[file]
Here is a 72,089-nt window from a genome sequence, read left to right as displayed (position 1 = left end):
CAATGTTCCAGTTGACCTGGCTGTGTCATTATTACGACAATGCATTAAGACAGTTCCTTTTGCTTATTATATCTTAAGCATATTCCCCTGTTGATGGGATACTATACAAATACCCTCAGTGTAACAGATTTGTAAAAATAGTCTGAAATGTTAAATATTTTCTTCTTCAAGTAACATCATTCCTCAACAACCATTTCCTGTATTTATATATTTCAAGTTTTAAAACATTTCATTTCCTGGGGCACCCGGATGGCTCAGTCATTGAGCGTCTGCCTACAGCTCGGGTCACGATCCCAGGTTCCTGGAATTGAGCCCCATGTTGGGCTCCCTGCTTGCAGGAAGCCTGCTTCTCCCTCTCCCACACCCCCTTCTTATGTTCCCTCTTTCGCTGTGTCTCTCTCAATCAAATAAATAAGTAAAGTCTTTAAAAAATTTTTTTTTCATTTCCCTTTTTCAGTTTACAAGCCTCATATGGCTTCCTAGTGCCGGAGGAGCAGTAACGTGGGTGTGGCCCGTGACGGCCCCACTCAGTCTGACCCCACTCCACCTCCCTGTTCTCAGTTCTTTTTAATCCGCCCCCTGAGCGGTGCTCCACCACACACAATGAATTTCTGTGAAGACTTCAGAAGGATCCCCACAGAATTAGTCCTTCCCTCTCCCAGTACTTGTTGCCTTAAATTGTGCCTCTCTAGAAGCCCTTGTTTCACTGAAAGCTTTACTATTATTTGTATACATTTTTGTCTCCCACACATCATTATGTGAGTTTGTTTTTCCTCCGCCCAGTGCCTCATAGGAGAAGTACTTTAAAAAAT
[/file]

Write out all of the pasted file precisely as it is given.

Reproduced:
Here is a 72,089-nt window from a genome sequence, read left to right as displayed (position 1 = left end):
CAATGTTCCAGTTGACCTGGCTGTGTCATTATTACGACAATGCATTAAGACAGTTCCTTTTGCTTATTATATCTTAAGCATATTCCCCTGTTGATGGGATACTATACAAATACCCTCAGTGTAACAGATTTGTAAAAATAGTCTGAAATGTTAAATATTTTCTTCTTCAAGTAACATCATTCCTCAACAACCATTTCCTGTATTTATATATTTCAAGTTTTAAAACATTTCATTTCCTGGGGCACCCGGATGGCTCAGTCATTGAGCGTCTGCCTACAGCTCGGGTCACGATCCCAGGTTCCTGGAATTGAGCCCCATGTTGGGCTCCCTGCTTGCAGGAAGCCTGCTTCTCCCTCTCCCACACCCCCTTCTTATGTTCCCTCTTTCGCTGTGTCTCTCTCAATCAAATAAATAAGTAAAGTCTTTAAAAAATTTTTTTTTCATTTCCCTTTTTCAGTTTACAAGCCTCATATGGCTTCCTAGTGCCGGAGGAGCAGTAACGTGGGTGTGGCCCGTGACGGCCCCACTCAGTCTGACCCCACTCCACCTCCCTGTTCTCAGTTCTTTTTAATCCGCCCCCTGAGCGGTGCTCCACCACACACAATGAATTTCTGTGAAGACTTCAGAAGGATCCCCACAGAATTAGTCCTTCCCTCTCCCAGTACTTGTTGCCTTAAATTGTGCCTCTCTAGAAGCCCTTGTTTCACTGAAAGCTTTACTATTATTTGTATACATTTTTGTCTCCCACACATCATTATGTGAGTTTGTTTTTCCTCCGCCCAGTGCCTCATAGGAGAAGTACTTTAAAAAAT